• Content Count

  • Joined

  • Last visited

About Mac1990

  • Rank
    Junior Member

Recent Profile Visitors

The recent visitors block is disabled and is not being shown to other users.

  1. Just checking in after a couple of days. I appreciate your guys input on this. Answers some questions and contradictory statements made by Mr. Sackman. Was never trying to imply my violin is anything more than a 20th century German violin, albeit a powerful sounding one which I enjoy. It’s nice to have a discussion sometimes and challenge published work. Thanks again.
  2. It seems as though I am going in circles. Take my violin out of the picture all together.If these violins were labelled as such in 1827 when he attended the exhibition would they not be considered Authentic Vuillaumes. Would there not be authentic vuillaumes somewhere today with that style of label given that he presented copies of the great artists of the time and put his label inside of them as it says in the book. Anyways I will leave it to rest as you guys keep thinking I am trying to say my violin is one of those. I am simply asking why this particular label JB Vuillaume No 170 etc is men
  3. I’m not referring to the photo in my original post I’m referring to the label mentioned in sackman’s book. It seems nobody is actually clicking on that link and reading that Vuillaume brought copies he had made himself to a exhibition in Paris.
  4. Obviously you guys didn’t read the link I sent from Nicholas Sackmans book that has the label which is on my violin JB Vuillaume No 170 Rue Croix des petit champs 18XX. This information came from three sources according to the works cited. What I am saying is where are the original authentic vuillaumes with this label as stated in the book! I’m not saying that mine is authentic I am saying why are there no authentic vuillaumes with this label if this author is confident enough to mention it in the first paragraph of his Vuillaume chapter with multiple sources dating back to 1889. Not sure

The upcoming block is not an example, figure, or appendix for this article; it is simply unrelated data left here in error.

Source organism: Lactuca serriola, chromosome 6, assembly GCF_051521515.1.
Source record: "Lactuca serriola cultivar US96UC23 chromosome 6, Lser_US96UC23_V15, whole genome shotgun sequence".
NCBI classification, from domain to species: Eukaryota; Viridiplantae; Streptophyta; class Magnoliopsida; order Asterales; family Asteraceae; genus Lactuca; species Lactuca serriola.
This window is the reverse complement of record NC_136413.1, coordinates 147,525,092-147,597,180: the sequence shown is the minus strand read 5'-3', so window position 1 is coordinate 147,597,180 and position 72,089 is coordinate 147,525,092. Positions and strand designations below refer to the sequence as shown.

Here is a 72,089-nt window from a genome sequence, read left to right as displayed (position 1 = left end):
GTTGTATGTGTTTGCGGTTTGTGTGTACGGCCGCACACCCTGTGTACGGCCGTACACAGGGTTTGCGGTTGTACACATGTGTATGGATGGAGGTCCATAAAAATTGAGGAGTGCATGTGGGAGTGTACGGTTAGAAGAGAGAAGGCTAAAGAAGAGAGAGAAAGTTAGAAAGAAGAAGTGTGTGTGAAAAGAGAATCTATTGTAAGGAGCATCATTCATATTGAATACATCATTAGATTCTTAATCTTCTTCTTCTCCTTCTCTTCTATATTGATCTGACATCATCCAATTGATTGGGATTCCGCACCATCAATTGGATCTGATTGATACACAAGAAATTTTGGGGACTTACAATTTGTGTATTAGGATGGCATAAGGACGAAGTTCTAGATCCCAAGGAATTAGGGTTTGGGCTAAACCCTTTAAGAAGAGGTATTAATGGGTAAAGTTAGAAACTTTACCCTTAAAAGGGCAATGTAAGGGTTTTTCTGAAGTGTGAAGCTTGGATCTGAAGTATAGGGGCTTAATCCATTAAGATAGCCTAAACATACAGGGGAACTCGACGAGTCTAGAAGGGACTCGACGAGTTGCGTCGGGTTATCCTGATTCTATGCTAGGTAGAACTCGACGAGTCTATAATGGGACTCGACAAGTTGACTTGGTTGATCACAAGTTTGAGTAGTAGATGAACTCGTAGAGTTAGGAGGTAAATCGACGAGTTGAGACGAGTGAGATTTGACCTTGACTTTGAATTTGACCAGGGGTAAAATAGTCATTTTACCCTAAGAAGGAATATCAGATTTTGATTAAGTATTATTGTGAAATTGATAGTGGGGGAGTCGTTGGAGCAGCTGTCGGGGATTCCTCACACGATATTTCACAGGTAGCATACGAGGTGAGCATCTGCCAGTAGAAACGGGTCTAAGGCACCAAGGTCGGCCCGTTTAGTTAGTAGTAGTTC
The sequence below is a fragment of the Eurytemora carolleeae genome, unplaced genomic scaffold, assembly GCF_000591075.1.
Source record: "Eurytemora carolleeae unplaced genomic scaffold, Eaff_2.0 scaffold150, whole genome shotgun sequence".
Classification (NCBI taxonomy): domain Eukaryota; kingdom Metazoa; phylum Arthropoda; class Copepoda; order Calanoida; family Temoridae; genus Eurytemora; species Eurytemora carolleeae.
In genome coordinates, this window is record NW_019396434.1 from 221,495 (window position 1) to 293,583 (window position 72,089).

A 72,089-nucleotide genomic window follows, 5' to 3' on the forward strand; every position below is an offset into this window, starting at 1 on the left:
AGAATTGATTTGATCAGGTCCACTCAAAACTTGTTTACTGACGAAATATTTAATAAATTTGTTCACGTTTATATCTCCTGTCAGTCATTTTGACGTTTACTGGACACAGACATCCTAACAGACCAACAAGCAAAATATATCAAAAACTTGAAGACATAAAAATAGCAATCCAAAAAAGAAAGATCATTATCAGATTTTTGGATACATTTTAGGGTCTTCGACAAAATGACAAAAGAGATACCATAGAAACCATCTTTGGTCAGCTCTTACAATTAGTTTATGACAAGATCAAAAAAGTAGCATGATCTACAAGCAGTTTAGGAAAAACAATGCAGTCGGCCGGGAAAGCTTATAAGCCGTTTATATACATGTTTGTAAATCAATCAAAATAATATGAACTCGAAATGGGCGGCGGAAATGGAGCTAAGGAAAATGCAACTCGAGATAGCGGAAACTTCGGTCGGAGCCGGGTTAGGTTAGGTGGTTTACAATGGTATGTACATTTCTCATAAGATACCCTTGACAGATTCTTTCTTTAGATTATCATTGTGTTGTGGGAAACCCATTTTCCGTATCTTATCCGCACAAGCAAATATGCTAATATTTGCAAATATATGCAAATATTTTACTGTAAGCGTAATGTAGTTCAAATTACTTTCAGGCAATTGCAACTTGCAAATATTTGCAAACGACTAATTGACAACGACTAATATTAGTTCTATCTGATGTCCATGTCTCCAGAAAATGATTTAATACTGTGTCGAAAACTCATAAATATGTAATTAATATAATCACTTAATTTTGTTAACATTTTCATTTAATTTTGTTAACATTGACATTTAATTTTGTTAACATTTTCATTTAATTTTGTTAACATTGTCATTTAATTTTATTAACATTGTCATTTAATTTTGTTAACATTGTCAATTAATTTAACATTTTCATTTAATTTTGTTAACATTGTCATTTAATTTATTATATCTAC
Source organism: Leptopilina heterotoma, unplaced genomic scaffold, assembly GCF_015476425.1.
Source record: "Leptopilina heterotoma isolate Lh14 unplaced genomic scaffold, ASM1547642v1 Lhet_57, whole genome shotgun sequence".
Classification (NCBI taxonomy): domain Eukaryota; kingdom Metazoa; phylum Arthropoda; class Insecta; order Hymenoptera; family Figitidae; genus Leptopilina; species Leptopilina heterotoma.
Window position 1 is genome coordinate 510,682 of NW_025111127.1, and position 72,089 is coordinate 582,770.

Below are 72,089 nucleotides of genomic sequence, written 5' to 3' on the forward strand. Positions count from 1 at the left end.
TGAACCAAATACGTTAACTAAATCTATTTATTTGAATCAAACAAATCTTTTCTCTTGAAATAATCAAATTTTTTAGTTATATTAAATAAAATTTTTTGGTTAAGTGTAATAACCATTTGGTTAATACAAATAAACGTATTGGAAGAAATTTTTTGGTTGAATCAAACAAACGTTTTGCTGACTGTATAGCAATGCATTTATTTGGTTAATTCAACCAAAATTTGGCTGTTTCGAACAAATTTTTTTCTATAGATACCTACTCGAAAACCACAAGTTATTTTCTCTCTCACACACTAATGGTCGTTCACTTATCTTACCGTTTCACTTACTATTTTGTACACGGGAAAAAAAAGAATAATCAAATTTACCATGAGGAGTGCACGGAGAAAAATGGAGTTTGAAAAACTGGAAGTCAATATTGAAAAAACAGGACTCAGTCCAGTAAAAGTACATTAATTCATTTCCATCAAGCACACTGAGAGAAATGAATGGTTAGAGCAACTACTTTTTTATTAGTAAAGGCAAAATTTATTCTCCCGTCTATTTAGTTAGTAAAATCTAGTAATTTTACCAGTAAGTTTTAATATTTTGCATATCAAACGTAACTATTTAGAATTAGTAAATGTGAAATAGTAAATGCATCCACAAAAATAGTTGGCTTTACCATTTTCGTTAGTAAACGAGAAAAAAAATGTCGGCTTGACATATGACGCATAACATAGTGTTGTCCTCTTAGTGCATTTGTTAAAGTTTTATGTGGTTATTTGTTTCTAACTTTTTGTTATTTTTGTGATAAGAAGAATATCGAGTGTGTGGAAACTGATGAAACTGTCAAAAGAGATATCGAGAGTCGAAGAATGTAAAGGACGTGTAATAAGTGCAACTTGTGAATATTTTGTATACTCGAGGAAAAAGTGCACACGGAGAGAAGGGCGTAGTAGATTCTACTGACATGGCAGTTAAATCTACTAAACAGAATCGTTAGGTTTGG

5. So where are the originals with that label then? That is what confuses me. We have a published book that says there are original vuillaumes with that label.
  6. Well I do find it strange considering that the works cited for that paragraph include three scholarly references including Antoine Vidal 1889 la Lutherie et les luthiers. I’m not in any way saying that my violin or “fiddle” as someone pointed out no doubt due to my pickup attached, is a Vuillaume. However, it would seem like a stretch that a label was lifted from a actual Vuillaume and put on my German violin unless we are saying that this book published through actual research is incorrect in saying that the label is JB Vuillaume No 170 etc. The same as the one my fiddle has. Therefore the la
  7. That is what I suspected, German made. However, it is very strange that a professor of musicology from a respected university would publish a book including a chapter on Vuillaume within the opening paragraph mention the same label that is on my violin. It is not as if there are many fake labels such as this one as I’ve scoured the internet for this exact label and have found maybe two others with the exact same styling. If he was going to quote a incorrect label I would assume he would use the popular ones such as Jean baptiste Vuillaume a Paris rue croix des petit champs OR use the verified
  8. Can anyone explain this? Chapter 7.pdf Chapter 7 of Nicholas Sackman’s The Messiah Violin: a reliable history is dedicated to Vuillaume. On page 1 he mentions violins with a label identical to mine. “Jean-Baptiste Vuillaume was born in 1798, in Mirecourt, which was then, as it still is today, a centre for string-instrument manufacture. Continuing in the trade of his father and grandfather,1 Vuillaume moved to Paris in 1818 to work for François Chanot. In 1821 he joined the workshop of Simon Lété, subsequently becoming his business partner. At the
  9. Photos provided. If anyone can take a look at them it would be greatly appreciated! Thanks again.
  10. I’ve been playing a violin labelled as a J.B Vuillaume for a number of years that sounds beautiful and regardless of origin or worth, I am happy with it. However, I have always wondered the origin of my suspected copy. I have attached a photograph of various Vuillaume labels that I have found. My violin has the style of the 3rd label down except it reads J.B Vuillaume No 170 Rue Croix des Petits Champs a Paris 1874. Can anyone tell me anything about this violin? I suspect that there are levels of quality as it relates to copies. In Vuillaumes case, a copy of a copy. It has been hard